Secure Neighbor Discovery Protocol: Review and Recommendations

Secure Neighbor Discovery Protocol: Review and Recommendations

Junaid Latief Shah (Department of Information Technology, Sri Pratap College, Cluster University Srinagar, India)
DOI: 10.4018/IJBDCN.2019010105

Abstract

The neighbor discovery protocol (NDP) is a stateless protocol facilitating link local communication in IPv6 networks. The nodes employ IPv6 NDP to locate other hosts/routers on the link, cover resolution of link layer addresses, duplicate address detections and track reachability status about paths to active nodes. However, link local communication using NDP is susceptible to some severe attacks, which if neglected leave the network vulnerable. Attackers can spoof source addresses of legitimate nodes by forging NDP messages and propel attacks like Denial of Service (DoS) and Man-in-the-Middle (MITM) leading to failure of IPv6 host initialization. To avert this, RFC 3971 advocates employing Secure Neighbor Discovery (SeND) to make the process inviolable. SeND fortifies message tampering, prevents IPv6 address theft, including protection against replay attacks and enable validation of routers on the link. Although SeND is a robust link layer security mechanism, its practical implementation is reported to have serious shortcomings like cryptographic algorithms which impact computational complexity including bandwidth utilization, as such negate their implementation and adoption. Moreover, the protocol itself fails to provide the confidentiality factor in the network. SeND also falls short of mature unabridged implementations in commercial operating systems and network devices. This paper revisits the protocol implementation and reviews its deployment challenges. This article also discusses some feasible proposals and recommendations for facilitating practical deployment of SeND in IPv6 networks including resource constrained devices like mobile phones.
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1. Introduction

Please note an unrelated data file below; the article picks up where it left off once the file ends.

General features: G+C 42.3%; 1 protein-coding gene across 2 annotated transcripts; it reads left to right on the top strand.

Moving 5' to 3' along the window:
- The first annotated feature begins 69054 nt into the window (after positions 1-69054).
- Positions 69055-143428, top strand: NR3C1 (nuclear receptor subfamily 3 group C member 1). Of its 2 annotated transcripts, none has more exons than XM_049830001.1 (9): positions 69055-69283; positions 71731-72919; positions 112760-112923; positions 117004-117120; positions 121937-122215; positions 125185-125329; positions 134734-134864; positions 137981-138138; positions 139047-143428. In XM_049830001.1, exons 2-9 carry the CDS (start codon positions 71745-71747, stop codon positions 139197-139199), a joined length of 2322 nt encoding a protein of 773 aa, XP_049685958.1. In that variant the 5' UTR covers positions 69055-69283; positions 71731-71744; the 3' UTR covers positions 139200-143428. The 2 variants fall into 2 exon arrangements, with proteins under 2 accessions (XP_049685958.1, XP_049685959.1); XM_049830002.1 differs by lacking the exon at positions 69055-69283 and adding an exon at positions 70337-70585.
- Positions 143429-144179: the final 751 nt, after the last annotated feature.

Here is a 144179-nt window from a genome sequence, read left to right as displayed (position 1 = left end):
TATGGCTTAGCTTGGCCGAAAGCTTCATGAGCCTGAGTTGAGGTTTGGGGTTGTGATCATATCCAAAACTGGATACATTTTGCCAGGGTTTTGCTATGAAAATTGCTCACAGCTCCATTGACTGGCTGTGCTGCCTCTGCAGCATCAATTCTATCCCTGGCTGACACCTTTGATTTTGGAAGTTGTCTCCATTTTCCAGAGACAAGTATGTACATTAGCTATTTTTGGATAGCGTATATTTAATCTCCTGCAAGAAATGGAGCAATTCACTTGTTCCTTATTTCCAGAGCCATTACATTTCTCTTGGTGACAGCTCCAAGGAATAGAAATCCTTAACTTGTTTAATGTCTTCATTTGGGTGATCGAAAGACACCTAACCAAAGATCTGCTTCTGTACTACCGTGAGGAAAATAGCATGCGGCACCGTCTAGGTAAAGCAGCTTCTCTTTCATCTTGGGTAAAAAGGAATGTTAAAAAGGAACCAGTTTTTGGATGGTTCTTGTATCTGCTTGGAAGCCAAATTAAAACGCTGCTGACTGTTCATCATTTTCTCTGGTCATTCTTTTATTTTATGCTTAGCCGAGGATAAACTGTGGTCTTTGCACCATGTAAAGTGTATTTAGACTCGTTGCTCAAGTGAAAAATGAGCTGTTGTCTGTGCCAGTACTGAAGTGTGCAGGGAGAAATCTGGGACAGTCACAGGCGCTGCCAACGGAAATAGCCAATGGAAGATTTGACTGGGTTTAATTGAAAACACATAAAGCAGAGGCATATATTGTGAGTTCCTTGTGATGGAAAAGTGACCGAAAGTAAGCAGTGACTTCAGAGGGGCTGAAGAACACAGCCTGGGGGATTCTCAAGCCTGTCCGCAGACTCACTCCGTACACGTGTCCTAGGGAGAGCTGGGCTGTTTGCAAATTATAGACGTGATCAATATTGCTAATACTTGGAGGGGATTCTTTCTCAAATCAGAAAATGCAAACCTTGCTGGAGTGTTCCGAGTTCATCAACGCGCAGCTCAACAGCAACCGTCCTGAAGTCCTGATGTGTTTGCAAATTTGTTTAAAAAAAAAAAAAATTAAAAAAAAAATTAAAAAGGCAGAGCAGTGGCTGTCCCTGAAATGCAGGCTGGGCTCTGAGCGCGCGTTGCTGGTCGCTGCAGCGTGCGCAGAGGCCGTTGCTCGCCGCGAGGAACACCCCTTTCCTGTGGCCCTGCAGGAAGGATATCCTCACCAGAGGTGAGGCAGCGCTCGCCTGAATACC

Internet Protocol Version Six or IPv6 which was designed more than a decade ago provides a tangible and pliable replacement choice for shortcomings of IPv4.The main espousing element for IPv6 adoption is scarcity of IPv4 addresses which was perceived by the end of 90’s (Chen & Liao, 2017). The gigantic address space of IPv6 is 2128 i.e. negating exigency for NAT and thus dispensing end-to-end connectivity. The protocol extends additional attributes for QoS like Traffic class and Flow label. Furthermore, having a simplified header structure aids in efficient routing (Forouzan, 2006). IPv6 employs the services of Neighbor Discovery Protocol (NDP) for Link Local communication. The NDP forms the fundamental element of ICMPv6 and operates using its format. IPv6 nodes use Link Local communication to locate other nodes/routers on the link, cover resolution of link layer addresses, duplicate address detections and track reachability status about paths to active nodes (RFC 3971). Additionally, Neighbor Discovery protocol also enacts a principal role in Mobile IPv6 (MIPv6) communication thereby permitting the mobile nodes for seamless handoff between various remote networks. The NDP presumes that network comprises of authentic and entrusted hosts only, however with inception of wireless networks available in public domains; any host can affix itself to the network with trivial authentication which changes the scenario radically. The attackers can effectuate MITM attacks during the address resolution process thereby redirecting legitimate traffic away from the nodes. Likewise, attacks anchored on host initialization and router selection impedes genuine nodes from joining the link (Anbar et al., 2016). This is practicable in situations where spoofed Neighbor Advertisement messages successfully poison node’s neighbor cache. Although designers of IPv6 had recommended IPsec as the innate security protocol dispensing reliability to IPv6 communication; but, due to incompatibilities as discussed in (Supriyantol et al., 2013; AlSa'deh & Meinel, 2012), this protocol extension isn’t feasible for fortifying link layer communication. RFC 3971 proposes SeND as the security enhancement for mitigating link local vulnerabilities in NDP (AlSa'deh & Meinel, 2012). SeND uses cryptographic procedures to obviate source address spoofing, safeguards message integrity and also ensures authenticity of routers on the link. Although SeND is a durable method of securing NDP, its implementation into operational networks is equally difficult. The CGA component in SeND is computationally heavy on generation time and bandwidth utilization. This lays a significant impact especially on resource constrained devices like mobile phones. Although, CGA’s may prevent address spoofing but cannot prevent a malicious user from generating a valid CGA. As such, an attacker can generate a new and valid address using its own public key, and initiate the communication. Also, SeND does not find any commercial deployments in modern operating systems. This paper carries an in-depth review of Neighbor discovery protocol and explicates discussion over its security implications. The paper revisits discussion on the SeND protocol highlighting some of its constraints and summarizing its various implementations and their challenges. Lastly, the paper summarizes existing work and feasible recommendations that will facilitate deployment of SeND in current operational networks.

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